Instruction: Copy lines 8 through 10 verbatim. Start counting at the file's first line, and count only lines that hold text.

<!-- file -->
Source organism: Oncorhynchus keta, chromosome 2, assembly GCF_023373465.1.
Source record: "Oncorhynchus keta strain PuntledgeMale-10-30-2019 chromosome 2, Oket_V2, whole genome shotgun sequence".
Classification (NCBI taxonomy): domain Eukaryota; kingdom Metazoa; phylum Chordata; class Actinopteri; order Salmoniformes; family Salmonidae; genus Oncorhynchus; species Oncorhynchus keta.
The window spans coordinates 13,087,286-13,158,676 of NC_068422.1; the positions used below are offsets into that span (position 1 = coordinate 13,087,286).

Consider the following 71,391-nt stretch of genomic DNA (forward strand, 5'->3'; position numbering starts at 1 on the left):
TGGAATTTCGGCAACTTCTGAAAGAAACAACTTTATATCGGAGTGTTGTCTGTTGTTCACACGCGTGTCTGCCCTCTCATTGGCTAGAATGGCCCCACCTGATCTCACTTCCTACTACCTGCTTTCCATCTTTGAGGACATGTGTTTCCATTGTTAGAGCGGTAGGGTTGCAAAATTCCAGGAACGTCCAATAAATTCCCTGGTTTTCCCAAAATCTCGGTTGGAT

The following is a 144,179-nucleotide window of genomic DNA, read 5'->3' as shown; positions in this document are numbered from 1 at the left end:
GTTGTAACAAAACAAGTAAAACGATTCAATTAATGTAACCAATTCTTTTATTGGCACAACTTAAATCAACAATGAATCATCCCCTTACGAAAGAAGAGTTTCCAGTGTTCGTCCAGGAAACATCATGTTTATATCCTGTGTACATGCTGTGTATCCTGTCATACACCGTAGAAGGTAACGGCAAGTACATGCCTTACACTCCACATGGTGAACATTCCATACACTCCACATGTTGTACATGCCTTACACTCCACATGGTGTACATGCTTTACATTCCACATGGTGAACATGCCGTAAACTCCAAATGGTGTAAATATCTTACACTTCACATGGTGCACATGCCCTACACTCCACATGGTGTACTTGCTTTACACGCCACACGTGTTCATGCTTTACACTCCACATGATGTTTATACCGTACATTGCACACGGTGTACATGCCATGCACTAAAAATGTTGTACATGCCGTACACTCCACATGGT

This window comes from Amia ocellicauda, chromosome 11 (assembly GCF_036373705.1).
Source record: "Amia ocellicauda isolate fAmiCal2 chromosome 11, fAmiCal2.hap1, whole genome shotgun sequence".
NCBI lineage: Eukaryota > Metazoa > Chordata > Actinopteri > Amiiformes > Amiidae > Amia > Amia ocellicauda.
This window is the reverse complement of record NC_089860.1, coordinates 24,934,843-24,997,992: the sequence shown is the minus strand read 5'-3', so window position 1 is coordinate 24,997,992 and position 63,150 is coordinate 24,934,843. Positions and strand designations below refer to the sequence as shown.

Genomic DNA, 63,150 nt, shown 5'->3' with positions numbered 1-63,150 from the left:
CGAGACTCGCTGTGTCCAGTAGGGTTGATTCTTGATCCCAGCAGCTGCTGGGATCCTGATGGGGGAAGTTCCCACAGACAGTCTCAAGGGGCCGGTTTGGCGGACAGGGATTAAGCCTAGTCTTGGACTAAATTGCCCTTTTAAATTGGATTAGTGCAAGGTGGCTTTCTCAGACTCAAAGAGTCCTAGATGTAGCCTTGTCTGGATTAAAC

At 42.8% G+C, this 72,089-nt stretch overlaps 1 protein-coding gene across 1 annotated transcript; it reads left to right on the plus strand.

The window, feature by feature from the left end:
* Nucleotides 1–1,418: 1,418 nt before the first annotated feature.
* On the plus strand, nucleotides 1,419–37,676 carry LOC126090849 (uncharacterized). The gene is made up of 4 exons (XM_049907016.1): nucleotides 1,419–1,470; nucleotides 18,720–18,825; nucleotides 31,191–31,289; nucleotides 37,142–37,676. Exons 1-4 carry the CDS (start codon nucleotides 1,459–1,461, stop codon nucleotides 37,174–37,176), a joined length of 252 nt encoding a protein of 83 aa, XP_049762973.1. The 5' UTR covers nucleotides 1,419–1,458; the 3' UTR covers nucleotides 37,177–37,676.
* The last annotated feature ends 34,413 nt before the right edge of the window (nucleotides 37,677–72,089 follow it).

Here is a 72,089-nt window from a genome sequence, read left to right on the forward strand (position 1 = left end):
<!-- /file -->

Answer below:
GTTGTAACAAAACAAGTAAAACGATTCAATTAATGTAACCAATTCTTTTATTGGCACAACTTAAATCAACAATGAATCATCCCCTTACGAAAGAAGAGTTTCCAGTGTTCGTCCAGGAAACATCATGTTTATATCCTGTGTACATGCTGTGTATCCTGTCATACACCGTAGAAGGTAACGGCAAGTACATGCCTTACACTCCACATGGTGAACATTCCATACACTCCACATGTTGTACATGCCTTACACTCCACATGGTGTACATGCTTTACATTCCACATGGTGAACATGCCGTAAACTCCAAATGGTGTAAATATCTTACACTTCACATGGTGCACATGCCCTACACTCCACATGGTGTACTTGCTTTACACGCCACACGTGTTCATGCTTTACACTCCACATGATGTTTATACCGTACATTGCACACGGTGTACATGCCATGCACTAAAAATGTTGTACATGCCGTACACTCCACATGGT

This window comes from Amia ocellicauda, chromosome 11 (assembly GCF_036373705.1).
Source record: "Amia ocellicauda isolate fAmiCal2 chromosome 11, fAmiCal2.hap1, whole genome shotgun sequence".